Jamiel Shaw recently provided compelling testimony on Capitol Hill about the murder of his son in a 2008 shooting committed by an illegal immigrant from Mexico.
"Do black lives really matter or does it matter only if you are shot by a white person or a white policeman?" Shaw rhetorically asked the House Oversight and Government Reform committee, given that Immigration and Customs Enforcement (ICE) agents never detained the gunman for deportation, who was subsequently sentenced to death in November, 2012, after a jury found him guilty of first-degree murder.
Shaw is pushing for new legislation that would enable the FBI to track illegal alien crime and for better enforcement of existing laws regarding deportation of criminals.
"Prosecutors say the 17-year-old standout running back was killed by [Pedro] Espinoza for carrying a red Spider-Man backpack. They say Espinoza who was a member of the 18th Street Gang, believed the red backpack meant that Shaw was a member of the Rolling 20s, a rival gang," the Los Angeles Times reported at the time of the sentencing.
In the year 2013, ICE reportedly released about 36,000 convicted criminal aliens into the country. According to the Center for Immigration Studies, about 167,000 illegal immigrants with criminal records are at large in the U.S. after being released by authorities.
Shaw's son, Jamiel A. Shaw II, was gunned down outside his Los Angeles home by the then-19-year-old assailant. His mom is active duty military and was deployed to Iraq at the time.
In the testimony before Congress, the elder Shaw referred to the perpetrator as a DREAMer, after the DREAM Act that was never voted into law. In June, 2012, without going through Congress, President Obama suspended the deportation of about one million undocumented immigrants brought to the U.S. as children under the Deferred Action for Childhood Arrivals (DACA) program.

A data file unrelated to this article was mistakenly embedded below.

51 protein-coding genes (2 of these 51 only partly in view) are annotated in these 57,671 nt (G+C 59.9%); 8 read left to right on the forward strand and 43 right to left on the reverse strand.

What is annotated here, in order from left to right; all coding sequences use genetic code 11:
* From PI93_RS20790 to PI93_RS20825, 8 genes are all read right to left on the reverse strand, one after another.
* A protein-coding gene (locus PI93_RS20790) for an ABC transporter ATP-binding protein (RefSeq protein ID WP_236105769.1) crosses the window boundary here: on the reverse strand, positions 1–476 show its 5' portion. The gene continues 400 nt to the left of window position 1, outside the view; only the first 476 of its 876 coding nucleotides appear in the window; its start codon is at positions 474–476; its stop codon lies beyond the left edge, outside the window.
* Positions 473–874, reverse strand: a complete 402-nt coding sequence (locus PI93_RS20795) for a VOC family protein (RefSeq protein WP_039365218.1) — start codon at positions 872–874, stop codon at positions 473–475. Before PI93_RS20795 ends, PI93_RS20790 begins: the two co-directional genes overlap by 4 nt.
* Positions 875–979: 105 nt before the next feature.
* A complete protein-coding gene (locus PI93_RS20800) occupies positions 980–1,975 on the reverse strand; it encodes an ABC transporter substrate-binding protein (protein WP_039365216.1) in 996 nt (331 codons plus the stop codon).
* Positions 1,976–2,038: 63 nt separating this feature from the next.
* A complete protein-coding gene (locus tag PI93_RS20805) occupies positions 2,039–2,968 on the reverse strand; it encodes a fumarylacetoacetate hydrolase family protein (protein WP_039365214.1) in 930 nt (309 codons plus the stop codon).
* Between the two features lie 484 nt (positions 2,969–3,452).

"Shaw was murdered in 2008, before the Obama created the DACA program in the run up to the 2012 election cycle, but — as a young person brought into the country as a child, Shaw's eventual murderer would likely have qualified for DACA status," National Review Online asserted.
In November 2014, the president unilaterally granted by executive action what amounts to amnesty for five million or more illegal immigrants. The latter action has been put on hold for now by a Texas federal judge.
Under Article 1, Section 8 of the U.S. Constitution, Congress — not the Executive Branch — is vested with the power to enact or amend laws relating to immigration, however.
In referencing Ferguson, Jamiel Shaw Sr. declared that "I see in here black politicians, black athletes, black stars say 'hands up, don't shoot.' My son was shot in the head by an illegal alien gangbanger while he lay on his back with his hands up. He still shot him through his hand and into his head and killed him … "
The suspect "who was eventually sentenced to death in the murder — had three gun charges on his record and had served only four months of an eight month sentence for assault with a deadly weapon and battery of a police officer. He was released from jail the day before he murdered Shaw," the Daily Caller reported.
Parenthetically, the StreetGangs.com website claims the younger Shaw allegedly had a gang affiliation (evidence for which was apparently deemed inadmissible at trial) and that the murder had its source in a gang rivalry rather than motivated by a backpack or race.
Separately, an AP article published today suggests that uncooperative state and local governments are making it harder and more dangerous for ICE agents to take criminal illegal immigrants into custody for deportation proceedings. "Diminished local cooperation is putting federal immigration officers in dangerous situations as they track down foreign-born criminals, Immigration and Customs Enforcement officials say. They say that more of their officers are out on the streets, eating up resources, because cities and states have passed legislation that limits many of the detention requests issued by immigration authorities."
On the other hand, the Department of Homeland Security just completed Operation Cross Check, in which several thousand criminal illegal immigrants were taken into custody. "U.S. immigration officers arrested 2,059 convicted criminal aliens in a five-day operation... Those arrested are subject to being removed from the United States, and more than 1,000 have multiple criminal convictions, the department said in a statement... More than 1,000 of those arrested were convicted of felonies, including voluntary manslaughter, child pornography, robbery, kidnapping and rape," Reuters reported.
Watch Jamiel Shaw's testimony before Congress as well as an interview with FNC's Neil Cavuto and draw your own conclusions.